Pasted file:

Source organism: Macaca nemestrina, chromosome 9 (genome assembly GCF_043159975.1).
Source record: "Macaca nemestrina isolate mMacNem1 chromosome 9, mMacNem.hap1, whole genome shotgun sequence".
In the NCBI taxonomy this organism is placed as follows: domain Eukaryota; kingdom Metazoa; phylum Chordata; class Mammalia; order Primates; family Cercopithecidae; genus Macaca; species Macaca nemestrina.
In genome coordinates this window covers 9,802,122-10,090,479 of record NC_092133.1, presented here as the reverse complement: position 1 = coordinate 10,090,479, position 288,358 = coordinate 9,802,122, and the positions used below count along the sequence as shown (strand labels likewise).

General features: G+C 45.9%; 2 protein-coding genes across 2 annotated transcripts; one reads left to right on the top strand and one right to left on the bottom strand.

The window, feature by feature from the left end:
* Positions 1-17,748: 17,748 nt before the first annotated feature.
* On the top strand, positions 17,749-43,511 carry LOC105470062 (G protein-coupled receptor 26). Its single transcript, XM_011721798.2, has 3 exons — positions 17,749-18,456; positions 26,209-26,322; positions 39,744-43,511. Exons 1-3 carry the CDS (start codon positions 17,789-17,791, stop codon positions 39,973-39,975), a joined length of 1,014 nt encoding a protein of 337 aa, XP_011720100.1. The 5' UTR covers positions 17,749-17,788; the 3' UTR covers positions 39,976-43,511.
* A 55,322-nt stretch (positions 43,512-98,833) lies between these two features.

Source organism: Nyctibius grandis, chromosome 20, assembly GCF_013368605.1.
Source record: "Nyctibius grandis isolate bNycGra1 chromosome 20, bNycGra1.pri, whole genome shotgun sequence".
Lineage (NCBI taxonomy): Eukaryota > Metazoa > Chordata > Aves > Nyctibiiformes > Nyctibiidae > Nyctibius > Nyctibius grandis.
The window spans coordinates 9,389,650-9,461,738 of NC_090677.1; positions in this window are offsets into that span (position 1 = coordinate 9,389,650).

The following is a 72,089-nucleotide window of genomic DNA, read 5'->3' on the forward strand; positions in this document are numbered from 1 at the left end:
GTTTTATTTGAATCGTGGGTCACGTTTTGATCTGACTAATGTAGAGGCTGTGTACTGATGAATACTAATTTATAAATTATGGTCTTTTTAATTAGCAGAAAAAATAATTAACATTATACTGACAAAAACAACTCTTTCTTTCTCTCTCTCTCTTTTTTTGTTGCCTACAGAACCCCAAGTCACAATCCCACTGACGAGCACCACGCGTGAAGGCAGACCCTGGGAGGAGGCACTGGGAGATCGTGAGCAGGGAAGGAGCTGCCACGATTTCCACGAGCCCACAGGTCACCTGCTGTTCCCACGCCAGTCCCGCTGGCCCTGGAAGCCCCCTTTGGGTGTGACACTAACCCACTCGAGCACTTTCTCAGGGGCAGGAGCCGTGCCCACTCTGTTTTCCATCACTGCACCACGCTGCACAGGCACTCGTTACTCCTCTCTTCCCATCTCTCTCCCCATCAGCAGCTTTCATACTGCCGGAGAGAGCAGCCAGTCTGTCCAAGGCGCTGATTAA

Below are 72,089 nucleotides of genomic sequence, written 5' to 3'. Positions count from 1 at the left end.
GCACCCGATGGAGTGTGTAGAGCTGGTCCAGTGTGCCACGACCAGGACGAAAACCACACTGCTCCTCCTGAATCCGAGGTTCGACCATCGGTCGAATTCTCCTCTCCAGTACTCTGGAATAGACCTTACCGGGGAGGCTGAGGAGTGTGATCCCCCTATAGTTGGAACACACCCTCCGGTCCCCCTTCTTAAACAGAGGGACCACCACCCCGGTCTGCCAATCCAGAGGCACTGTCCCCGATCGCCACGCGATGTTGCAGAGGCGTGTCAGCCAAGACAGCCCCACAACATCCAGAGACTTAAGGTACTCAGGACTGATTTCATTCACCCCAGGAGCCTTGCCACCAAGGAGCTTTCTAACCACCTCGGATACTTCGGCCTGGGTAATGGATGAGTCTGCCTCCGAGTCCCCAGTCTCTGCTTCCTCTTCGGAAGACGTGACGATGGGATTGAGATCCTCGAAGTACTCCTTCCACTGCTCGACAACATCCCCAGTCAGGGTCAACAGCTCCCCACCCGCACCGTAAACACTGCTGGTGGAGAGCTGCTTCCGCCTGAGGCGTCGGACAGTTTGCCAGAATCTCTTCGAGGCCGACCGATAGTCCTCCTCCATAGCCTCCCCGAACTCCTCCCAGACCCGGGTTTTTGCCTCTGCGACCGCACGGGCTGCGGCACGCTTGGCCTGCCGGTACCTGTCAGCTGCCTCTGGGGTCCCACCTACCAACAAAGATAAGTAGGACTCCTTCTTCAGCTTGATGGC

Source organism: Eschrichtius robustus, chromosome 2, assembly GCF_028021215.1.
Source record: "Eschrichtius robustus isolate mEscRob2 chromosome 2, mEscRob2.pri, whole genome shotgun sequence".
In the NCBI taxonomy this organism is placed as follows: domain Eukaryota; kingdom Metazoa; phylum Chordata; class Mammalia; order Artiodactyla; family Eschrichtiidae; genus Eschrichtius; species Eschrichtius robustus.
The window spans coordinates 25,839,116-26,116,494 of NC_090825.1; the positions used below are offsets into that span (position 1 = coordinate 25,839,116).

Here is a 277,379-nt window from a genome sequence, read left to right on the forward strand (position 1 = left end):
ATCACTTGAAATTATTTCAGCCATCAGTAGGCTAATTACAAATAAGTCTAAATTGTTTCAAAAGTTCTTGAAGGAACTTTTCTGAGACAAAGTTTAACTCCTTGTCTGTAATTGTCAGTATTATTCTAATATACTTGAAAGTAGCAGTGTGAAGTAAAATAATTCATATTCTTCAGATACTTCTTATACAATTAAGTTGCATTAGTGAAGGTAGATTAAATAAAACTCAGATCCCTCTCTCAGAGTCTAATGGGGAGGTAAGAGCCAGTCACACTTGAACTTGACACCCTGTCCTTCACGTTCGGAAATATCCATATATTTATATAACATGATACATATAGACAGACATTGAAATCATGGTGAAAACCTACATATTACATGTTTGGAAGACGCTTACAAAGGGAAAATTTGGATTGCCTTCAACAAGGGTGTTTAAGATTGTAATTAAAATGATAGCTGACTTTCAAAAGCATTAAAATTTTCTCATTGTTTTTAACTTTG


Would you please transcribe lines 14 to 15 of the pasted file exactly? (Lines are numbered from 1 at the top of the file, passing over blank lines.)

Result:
The following is a 72,089-nucleotide window of genomic DNA, read 5'->3' on the forward strand; positions in this document are numbered from 1 at the left end:
GTTTTATTTGAATCGTGGGTCACGTTTTGATCTGACTAATGTAGAGGCTGTGTACTGATGAATACTAATTTATAAATTATGGTCTTTTTAATTAGCAGAAAAAATAATTAACATTATACTGACAAAAACAACTCTTTCTTTCTCTCTCTCTCTTTTTTTGTTGCCTACAGAACCCCAAGTCACAATCCCACTGACGAGCACCACGCGTGAAGGCAGACCCTGGGAGGAGGCACTGGGAGATCGTGAGCAGGGAAGGAGCTGCCACGATTTCCACGAGCCCACAGGTCACCTGCTGTTCCCACGCCAGTCCCGCTGGCCCTGGAAGCCCCCTTTGGGTGTGACACTAACCCACTCGAGCACTTTCTCAGGGGCAGGAGCCGTGCCCACTCTGTTTTCCATCACTGCACCACGCTGCACAGGCACTCGTTACTCCTCTCTTCCCATCTCTCTCCCCATCAGCAGCTTTCATACTGCCGGAGAGAGCAGCCAGTCTGTCCAAGGCGCTGATTAA